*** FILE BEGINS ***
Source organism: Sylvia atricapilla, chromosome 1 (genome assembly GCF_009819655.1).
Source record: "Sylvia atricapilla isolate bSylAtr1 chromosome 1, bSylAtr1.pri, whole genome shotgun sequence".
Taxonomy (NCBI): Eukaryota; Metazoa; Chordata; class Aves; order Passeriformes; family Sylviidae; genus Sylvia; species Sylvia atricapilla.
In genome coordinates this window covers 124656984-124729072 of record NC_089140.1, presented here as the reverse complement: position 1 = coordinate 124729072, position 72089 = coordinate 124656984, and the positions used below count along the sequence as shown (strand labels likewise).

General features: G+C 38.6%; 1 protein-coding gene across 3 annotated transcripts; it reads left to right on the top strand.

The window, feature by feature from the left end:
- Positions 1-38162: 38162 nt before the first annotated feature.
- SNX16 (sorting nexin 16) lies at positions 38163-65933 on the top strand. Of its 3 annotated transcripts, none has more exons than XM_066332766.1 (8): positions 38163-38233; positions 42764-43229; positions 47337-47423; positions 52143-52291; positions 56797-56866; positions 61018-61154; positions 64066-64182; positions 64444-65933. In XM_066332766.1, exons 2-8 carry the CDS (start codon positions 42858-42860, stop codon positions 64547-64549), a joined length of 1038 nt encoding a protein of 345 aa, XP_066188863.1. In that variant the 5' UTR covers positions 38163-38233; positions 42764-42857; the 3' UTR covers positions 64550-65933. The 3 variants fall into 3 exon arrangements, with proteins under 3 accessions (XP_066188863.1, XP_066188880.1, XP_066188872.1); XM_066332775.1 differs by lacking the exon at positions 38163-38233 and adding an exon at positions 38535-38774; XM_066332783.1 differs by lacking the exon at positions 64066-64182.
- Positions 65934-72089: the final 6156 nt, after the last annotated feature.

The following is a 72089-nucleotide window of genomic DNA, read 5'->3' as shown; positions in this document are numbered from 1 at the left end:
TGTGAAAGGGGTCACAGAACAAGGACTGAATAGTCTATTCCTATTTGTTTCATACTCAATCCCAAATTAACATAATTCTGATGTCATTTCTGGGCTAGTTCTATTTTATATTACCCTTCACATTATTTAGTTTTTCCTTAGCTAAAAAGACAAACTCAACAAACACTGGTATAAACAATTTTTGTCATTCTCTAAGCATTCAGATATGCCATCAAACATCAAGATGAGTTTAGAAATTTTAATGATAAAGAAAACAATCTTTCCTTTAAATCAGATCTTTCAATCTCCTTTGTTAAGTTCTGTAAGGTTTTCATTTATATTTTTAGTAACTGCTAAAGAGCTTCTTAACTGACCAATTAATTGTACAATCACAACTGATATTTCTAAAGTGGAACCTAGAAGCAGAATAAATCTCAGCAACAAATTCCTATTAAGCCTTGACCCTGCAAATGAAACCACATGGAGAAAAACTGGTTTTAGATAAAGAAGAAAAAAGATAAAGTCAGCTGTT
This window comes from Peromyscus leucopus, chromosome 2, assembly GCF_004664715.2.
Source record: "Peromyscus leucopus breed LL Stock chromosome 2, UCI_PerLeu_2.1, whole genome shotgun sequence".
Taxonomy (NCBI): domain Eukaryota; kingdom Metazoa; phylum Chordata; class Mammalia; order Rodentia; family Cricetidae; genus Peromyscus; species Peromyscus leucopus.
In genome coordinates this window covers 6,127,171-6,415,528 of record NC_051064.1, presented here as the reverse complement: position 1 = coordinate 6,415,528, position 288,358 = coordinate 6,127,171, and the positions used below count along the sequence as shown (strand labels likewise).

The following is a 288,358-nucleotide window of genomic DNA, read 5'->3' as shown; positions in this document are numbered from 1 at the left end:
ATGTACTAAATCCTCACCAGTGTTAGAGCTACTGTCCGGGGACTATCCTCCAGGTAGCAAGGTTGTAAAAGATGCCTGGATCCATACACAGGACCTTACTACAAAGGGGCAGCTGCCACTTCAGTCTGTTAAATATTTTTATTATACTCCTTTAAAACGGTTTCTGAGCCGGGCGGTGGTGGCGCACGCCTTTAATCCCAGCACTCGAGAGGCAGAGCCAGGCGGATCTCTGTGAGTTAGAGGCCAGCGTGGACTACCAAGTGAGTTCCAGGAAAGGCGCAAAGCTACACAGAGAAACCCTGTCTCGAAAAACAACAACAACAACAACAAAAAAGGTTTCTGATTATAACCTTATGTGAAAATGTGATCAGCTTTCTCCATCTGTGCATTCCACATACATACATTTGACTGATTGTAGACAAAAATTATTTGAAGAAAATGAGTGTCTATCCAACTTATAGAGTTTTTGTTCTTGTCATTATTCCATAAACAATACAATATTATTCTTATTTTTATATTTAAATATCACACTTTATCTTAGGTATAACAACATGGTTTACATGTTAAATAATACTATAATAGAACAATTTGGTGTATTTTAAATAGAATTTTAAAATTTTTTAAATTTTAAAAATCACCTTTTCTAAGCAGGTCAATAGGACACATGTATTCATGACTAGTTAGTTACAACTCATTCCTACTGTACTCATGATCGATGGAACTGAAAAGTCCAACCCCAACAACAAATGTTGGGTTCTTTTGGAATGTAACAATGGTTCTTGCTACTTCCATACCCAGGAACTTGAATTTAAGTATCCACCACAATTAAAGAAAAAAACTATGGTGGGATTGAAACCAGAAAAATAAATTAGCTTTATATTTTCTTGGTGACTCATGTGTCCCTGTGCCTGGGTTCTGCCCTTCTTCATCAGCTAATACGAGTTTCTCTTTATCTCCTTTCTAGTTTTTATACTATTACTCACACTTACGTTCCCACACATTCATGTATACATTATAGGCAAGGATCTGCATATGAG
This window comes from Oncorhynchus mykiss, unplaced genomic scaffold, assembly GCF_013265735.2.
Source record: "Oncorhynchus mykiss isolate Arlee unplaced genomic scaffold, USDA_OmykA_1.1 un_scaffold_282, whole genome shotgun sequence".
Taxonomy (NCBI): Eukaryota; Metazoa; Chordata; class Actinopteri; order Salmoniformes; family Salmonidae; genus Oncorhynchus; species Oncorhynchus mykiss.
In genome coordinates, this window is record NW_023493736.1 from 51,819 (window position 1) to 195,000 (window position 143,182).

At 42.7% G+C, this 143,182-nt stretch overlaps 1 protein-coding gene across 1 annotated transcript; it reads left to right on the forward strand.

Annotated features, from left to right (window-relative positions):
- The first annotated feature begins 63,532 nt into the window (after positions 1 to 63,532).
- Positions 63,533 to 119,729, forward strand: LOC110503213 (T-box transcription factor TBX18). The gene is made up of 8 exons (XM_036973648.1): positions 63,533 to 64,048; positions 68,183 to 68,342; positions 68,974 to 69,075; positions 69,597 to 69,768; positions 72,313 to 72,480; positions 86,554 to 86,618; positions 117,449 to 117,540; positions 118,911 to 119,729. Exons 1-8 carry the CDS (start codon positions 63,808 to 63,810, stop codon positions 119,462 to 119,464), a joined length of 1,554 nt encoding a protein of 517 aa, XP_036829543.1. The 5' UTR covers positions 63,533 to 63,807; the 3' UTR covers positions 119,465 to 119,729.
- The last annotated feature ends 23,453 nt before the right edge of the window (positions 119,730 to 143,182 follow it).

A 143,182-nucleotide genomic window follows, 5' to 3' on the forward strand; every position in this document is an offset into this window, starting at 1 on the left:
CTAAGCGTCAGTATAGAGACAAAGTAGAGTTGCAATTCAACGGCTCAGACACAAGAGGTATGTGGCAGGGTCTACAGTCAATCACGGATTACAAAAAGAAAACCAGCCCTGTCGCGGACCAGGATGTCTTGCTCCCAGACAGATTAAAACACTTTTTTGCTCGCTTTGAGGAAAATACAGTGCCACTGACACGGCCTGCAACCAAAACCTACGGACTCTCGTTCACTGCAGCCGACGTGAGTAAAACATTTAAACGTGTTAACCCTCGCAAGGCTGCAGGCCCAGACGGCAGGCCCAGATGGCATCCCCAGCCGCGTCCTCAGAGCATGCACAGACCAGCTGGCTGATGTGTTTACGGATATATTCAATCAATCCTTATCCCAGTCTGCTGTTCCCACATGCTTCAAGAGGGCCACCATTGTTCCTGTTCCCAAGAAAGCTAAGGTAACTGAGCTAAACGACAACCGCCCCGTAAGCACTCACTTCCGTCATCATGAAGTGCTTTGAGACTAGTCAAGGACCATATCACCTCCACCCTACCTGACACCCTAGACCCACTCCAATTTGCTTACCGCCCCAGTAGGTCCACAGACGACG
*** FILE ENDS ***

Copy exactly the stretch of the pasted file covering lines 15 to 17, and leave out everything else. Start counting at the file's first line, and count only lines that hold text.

In genome coordinates this window covers 6,127,171-6,415,528 of record NC_051064.1, presented here as the reverse complement: position 1 = coordinate 6,415,528, position 288,358 = coordinate 6,127,171, and the positions used below count along the sequence as shown (strand labels likewise).

The following is a 288,358-nucleotide window of genomic DNA, read 5'->3' as shown; positions in this document are numbered from 1 at the left end:
ATGTACTAAATCCTCACCAGTGTTAGAGCTACTGTCCGGGGACTATCCTCCAGGTAGCAAGGTTGTAAAAGATGCCTGGATCCATACACAGGACCTTACTACAAAGGGGCAGCTGCCACTTCAGTCTGTTAAATATTTTTATTATACTCCTTTAAAACGGTTTCTGAGCCGGGCGGTGGTGGCGCACGCCTTTAATCCCAGCACTCGAGAGGCAGAGCCAGGCGGATCTCTGTGAGTTAGAGGCCAGCGTGGACTACCAAGTGAGTTCCAGGAAAGGCGCAAAGCTACACAGAGAAACCCTGTCTCGAAAAACAACAACAACAACAACAAAAAAGGTTTCTGATTATAACCTTATGTGAAAATGTGATCAGCTTTCTCCATCTGTGCATTCCACATACATACATTTGACTGATTGTAGACAAAAATTATTTGAAGAAAATGAGTGTCTATCCAACTTATAGAGTTTTTGTTCTTGTCATTATTCCATAAACAATACAATATTATTCTTATTTTTATATTTAAATATCACACTTTATCTTAGGTATAACAACATGGTTTACATGTTAAATAATACTATAATAGAACAATTTGGTGTATTTTAAATAGAATTTTAAAATTTTTTAAATTTTAAAAATCACCTTTTCTAAGCAGGTCAATAGGACACATGTATTCATGACTAGTTAGTTACAACTCATTCCTACTGTACTCATGATCGATGGAACTGAAAAGTCCAACCCCAACAACAAATGTTGGGTTCTTTTGGAATGTAACAATGGTTCTTGCTACTTCCATACCCAGGAACTTGAATTTAAGTATCCACCACAATTAAAGAAAAAAACTATGGTGGGATTGAAACCAGAAAAATAAATTAGCTTTATATTTTCTTGGTGACTCATGTGTCCCTGTGCCTGGGTTCTGCCCTTCTTCATCAGCTAATACGAGTTTCTCTTTATCTCCTTTCTAGTTTTTATACTATTACTCACACTTACGTTCCCACACATTCATGTATACATTATAGGCAAGGATCTGCATATGAG